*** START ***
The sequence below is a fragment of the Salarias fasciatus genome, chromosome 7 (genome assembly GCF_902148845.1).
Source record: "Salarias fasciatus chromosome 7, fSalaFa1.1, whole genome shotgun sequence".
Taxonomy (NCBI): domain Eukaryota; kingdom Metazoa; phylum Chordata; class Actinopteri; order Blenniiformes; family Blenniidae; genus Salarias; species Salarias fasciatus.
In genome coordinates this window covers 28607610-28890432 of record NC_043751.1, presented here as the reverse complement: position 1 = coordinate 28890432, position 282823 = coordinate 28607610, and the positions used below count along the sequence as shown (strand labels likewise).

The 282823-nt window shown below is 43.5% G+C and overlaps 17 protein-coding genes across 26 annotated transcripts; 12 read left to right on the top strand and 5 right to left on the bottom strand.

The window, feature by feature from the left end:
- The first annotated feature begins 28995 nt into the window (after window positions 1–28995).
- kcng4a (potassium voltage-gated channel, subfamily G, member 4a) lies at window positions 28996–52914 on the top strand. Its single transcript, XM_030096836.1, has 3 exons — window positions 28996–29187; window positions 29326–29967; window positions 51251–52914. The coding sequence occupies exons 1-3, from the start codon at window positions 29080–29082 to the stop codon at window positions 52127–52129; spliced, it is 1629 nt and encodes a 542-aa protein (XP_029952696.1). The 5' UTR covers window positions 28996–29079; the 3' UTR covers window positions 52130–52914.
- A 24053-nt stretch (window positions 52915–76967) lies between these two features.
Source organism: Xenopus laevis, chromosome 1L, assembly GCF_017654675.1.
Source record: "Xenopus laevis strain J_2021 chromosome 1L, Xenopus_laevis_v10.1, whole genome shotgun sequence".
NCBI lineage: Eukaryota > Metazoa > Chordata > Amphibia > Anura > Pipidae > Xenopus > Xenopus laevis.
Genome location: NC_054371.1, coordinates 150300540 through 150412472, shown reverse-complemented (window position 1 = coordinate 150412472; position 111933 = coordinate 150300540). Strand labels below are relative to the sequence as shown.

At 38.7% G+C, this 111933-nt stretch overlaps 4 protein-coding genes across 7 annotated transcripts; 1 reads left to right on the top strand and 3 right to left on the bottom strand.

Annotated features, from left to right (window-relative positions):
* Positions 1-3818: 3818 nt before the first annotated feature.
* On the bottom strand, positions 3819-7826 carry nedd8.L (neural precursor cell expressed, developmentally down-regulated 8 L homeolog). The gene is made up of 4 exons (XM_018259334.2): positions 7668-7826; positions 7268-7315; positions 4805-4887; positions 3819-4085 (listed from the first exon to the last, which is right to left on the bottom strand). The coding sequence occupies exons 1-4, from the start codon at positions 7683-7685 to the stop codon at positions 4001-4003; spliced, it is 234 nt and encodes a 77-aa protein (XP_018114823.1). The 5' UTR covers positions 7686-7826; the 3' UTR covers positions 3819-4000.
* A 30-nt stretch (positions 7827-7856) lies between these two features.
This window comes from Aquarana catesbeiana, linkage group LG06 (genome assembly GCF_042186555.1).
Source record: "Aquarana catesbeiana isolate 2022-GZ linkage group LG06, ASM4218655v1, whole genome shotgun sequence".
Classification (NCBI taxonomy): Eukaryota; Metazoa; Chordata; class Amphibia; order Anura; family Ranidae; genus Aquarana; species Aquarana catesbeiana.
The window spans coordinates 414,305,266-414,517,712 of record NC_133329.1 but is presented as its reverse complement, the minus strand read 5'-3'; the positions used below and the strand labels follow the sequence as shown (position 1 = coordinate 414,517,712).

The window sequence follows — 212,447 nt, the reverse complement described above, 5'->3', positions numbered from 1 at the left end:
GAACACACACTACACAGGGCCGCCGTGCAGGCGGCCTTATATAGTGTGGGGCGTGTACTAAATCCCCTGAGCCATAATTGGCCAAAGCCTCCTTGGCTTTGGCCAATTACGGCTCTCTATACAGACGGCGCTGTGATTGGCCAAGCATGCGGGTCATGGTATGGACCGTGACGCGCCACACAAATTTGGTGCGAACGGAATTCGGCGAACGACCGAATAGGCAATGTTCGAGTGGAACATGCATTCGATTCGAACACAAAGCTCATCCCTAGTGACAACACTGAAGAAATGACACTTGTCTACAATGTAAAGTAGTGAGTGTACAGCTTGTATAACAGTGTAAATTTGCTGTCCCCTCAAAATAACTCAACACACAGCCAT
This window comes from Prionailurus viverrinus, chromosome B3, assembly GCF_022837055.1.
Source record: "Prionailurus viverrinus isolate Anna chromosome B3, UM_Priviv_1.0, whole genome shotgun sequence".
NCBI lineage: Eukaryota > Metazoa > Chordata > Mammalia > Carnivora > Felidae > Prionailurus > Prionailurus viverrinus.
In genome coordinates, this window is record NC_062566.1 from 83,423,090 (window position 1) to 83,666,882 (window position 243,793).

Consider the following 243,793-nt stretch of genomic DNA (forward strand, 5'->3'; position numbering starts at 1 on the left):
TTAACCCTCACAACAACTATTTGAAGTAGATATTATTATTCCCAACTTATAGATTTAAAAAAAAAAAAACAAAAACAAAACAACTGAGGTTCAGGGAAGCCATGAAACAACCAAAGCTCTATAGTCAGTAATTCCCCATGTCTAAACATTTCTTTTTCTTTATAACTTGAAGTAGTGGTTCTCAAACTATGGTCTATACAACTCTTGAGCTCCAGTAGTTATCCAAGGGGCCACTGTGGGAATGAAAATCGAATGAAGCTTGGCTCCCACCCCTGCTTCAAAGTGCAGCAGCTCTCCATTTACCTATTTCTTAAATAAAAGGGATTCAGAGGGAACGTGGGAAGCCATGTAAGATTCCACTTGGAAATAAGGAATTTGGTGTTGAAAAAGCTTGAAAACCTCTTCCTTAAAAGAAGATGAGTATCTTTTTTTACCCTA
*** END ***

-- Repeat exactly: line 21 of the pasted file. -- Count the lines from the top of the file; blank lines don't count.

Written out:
Classification (NCBI taxonomy): Eukaryota; Metazoa; Chordata; class Amphibia; order Anura; family Ranidae; genus Aquarana; species Aquarana catesbeiana.